Rather than trying to lower brain glutamate, which might be difficult, consider using NMDA receptor antagonists (NMDA blockers). Glutamate activates NMDA receptors in the brain, so if you can prevent this activation, you mitigate many of the harmful effects of high glutamate.

    Some threads on the topic of NMDA receptor blockers:

    Non-Standard Anti-Anxiety Treatment
    Anyone tried ketamine?
  10. Bradford

    Bradford

    Messages:
    18
    Likes:
    3
  11. CBS64

    CBS64

    Messages:
    85
    Likes:
    7
    Thanks so much for the info. The doctor is treating me for Post Concussion Syndrome, in which the brain is inflamed and can't heal properly. I also have CFS and have had low-grade anxiety with it. I tried the curcumin (very small dose) for a few days and did notice that my head started to feel clearer, but it seriously irritated my stomach. I took it with a meal and used the curcumin phytosome (which is bound to phosphatydlserine), but that didn't prevent the stomach reaction. I just ordered some transdermal curcumin cream to see if that will work.

    I did notice feeling slightly more angry after the second daily dose of curcumin. Do you know what causes that and anything that can be done to mitigate that effect?

    I tried the grapeseed, but it boosted the TH2 immune function and I started getting pollen symptoms.

    The local holistic pharmacist recommended increasing my fish oil to help with brain inflammation (EPA 1200-1800/DHA 800-1200 per day). Have you tried this?
  12. Hip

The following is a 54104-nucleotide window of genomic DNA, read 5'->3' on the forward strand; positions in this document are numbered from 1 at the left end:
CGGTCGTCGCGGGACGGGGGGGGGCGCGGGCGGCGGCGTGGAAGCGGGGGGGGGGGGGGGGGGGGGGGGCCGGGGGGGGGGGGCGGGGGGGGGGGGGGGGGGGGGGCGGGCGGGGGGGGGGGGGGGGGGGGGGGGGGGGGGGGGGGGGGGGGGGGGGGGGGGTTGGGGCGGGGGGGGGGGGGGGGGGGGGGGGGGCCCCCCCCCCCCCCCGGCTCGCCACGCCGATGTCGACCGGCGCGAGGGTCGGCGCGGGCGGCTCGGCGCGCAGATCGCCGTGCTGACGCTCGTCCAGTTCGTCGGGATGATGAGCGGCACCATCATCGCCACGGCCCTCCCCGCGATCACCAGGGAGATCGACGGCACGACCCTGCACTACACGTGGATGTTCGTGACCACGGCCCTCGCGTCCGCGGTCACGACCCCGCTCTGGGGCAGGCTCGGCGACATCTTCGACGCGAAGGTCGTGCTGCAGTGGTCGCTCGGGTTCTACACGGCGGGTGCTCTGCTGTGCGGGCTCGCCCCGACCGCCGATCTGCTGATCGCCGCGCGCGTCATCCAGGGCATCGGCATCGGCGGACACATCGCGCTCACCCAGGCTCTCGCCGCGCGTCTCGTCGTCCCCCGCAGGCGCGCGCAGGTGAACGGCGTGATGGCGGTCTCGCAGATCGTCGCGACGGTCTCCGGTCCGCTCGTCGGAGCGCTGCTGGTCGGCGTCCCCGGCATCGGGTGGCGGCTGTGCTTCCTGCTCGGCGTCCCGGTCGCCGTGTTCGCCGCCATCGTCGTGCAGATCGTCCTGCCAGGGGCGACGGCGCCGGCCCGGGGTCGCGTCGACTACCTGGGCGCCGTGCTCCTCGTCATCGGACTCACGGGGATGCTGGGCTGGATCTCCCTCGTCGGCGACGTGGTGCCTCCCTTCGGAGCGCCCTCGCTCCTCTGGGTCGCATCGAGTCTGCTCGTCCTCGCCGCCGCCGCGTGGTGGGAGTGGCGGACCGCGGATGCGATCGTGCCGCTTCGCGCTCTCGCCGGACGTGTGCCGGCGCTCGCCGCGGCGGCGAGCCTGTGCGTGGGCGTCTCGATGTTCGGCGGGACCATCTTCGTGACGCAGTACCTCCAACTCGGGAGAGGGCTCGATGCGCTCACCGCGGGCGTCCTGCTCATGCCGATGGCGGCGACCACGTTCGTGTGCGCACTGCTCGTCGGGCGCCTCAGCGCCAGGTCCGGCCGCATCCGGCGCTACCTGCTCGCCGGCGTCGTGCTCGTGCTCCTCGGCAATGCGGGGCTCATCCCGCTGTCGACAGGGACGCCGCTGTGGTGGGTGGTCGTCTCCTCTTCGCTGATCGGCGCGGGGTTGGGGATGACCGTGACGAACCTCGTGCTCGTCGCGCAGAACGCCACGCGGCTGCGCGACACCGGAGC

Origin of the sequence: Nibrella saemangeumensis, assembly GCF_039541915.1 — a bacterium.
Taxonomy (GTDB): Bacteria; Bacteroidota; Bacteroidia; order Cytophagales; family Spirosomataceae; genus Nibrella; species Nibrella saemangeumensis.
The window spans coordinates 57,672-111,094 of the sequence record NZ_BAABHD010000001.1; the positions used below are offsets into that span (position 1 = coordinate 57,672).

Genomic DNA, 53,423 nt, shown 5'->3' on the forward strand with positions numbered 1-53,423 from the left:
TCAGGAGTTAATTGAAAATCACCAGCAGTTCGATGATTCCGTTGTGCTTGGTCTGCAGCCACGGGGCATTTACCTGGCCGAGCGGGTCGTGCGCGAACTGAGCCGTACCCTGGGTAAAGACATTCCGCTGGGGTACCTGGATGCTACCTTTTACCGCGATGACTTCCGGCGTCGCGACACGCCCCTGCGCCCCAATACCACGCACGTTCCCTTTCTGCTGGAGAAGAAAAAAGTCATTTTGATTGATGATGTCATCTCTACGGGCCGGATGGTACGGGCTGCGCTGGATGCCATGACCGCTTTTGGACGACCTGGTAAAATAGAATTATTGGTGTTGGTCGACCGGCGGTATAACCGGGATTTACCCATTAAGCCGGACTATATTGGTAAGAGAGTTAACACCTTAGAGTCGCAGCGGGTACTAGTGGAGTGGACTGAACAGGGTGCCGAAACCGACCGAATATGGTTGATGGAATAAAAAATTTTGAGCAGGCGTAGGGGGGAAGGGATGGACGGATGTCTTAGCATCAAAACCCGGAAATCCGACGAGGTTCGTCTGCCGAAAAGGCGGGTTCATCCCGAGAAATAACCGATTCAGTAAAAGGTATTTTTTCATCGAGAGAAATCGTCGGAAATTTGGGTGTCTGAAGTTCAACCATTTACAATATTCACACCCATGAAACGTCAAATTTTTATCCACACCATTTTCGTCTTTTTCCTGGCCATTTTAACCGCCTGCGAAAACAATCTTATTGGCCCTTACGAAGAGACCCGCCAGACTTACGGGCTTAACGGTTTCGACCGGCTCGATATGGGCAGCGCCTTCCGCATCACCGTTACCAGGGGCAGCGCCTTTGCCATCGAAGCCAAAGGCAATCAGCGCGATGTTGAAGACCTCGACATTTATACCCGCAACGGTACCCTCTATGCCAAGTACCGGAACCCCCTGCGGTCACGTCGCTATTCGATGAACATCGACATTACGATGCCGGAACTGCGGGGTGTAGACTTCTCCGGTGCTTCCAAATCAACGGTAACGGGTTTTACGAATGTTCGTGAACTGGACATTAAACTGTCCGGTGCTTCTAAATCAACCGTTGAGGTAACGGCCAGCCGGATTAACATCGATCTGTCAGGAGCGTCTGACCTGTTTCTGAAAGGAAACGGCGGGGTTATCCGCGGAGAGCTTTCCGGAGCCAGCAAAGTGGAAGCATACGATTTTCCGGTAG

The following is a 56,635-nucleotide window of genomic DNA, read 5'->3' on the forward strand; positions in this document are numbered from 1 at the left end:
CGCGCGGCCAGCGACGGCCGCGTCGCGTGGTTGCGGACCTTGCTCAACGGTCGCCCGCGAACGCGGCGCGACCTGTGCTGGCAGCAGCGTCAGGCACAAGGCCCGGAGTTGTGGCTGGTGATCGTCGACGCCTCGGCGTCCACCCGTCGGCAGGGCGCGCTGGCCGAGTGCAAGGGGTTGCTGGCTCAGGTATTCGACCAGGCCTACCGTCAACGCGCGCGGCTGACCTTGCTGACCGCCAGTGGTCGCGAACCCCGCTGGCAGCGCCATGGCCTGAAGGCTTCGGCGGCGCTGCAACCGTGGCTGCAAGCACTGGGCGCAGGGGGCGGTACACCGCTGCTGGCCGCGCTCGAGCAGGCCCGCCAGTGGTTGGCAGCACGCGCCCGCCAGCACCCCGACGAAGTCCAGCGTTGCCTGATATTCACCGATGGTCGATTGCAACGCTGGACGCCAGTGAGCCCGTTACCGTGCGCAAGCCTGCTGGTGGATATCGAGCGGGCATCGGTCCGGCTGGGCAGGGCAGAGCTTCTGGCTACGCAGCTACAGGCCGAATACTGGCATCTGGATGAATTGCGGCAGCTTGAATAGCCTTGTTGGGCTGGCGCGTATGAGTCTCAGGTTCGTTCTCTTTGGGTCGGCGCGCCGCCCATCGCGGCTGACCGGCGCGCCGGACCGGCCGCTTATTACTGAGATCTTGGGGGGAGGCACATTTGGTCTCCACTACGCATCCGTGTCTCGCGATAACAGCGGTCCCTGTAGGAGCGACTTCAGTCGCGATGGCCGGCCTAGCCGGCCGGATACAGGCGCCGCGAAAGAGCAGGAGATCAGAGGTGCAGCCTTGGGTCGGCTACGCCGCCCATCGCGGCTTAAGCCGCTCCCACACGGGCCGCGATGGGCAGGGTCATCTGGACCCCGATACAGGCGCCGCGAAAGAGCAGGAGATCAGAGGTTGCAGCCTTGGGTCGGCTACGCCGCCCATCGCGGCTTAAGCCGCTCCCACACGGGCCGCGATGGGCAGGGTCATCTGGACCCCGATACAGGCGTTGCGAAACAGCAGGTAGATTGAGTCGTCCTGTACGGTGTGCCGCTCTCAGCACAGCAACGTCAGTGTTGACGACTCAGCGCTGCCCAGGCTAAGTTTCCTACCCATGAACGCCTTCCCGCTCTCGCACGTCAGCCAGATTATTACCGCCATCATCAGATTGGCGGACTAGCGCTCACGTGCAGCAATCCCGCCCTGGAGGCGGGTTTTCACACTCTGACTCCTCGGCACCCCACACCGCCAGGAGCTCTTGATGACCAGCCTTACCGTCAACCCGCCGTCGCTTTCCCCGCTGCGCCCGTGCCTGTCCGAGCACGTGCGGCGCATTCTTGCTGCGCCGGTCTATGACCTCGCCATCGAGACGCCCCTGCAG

Hip Senior Member

    Messages:
    2,732
    Likes:
    2,475
    I found that flaxseed oil 15 ml daily has an impressive ability to reduce my anxiety levels. I think my anxiety symptoms are driven my brain inflammation. I also tried fish oil, but I did not find this helpful for my anxiety.

    A thread I think you will find interesting, CBS64, is this one:

    Completely eliminated my severe anxiety symptoms with three supplements!

    On this above thread, I wax lyrical about the potent anti-brain inflammation effects of the supplements N-acetyl-glucosamine (NAG), flaxseed oil and turmeric.

    Though N-acetyl-glucosamine was by far the best: this greatly reduced my anxiety levels, and noticeably reduced the sense of constant inflammation I generally have in my nasal and sinus cavities, as well as the inflammation I feel at the back of my head, just above my nape. I recommend you try NAG.

    Some of the other supplements mentioned in the above-quoted thread are also useful in reducing brain inflammation, judging from the way they also reduced my anxiety levels.
  13. Azrael

    Azrael

    Messages:
    45
    Likes:
    7
    Calcium is directly bad if you have high glutamate, not sure where you read that it would affect glutamate in a positive way.

    Here's a read for any of you affected by high glutamate:

    http://www.rlcure.com/glutamate2.html

    If someone has high glutamate they should avoid getting more calcium it will make you feel worse and you can be on the way to glutamate overload, but you can balance calcium by taking magnesium.

    The latest I have heard about lowering glutamate is by taking a potent Curcumin supplement which is supposedly a NMDA Antagonist.

    HIP earlier in this post also mention NMDA antgonists
    Last edited: May 13, 2014

See more popular forum discussions.

Share This Page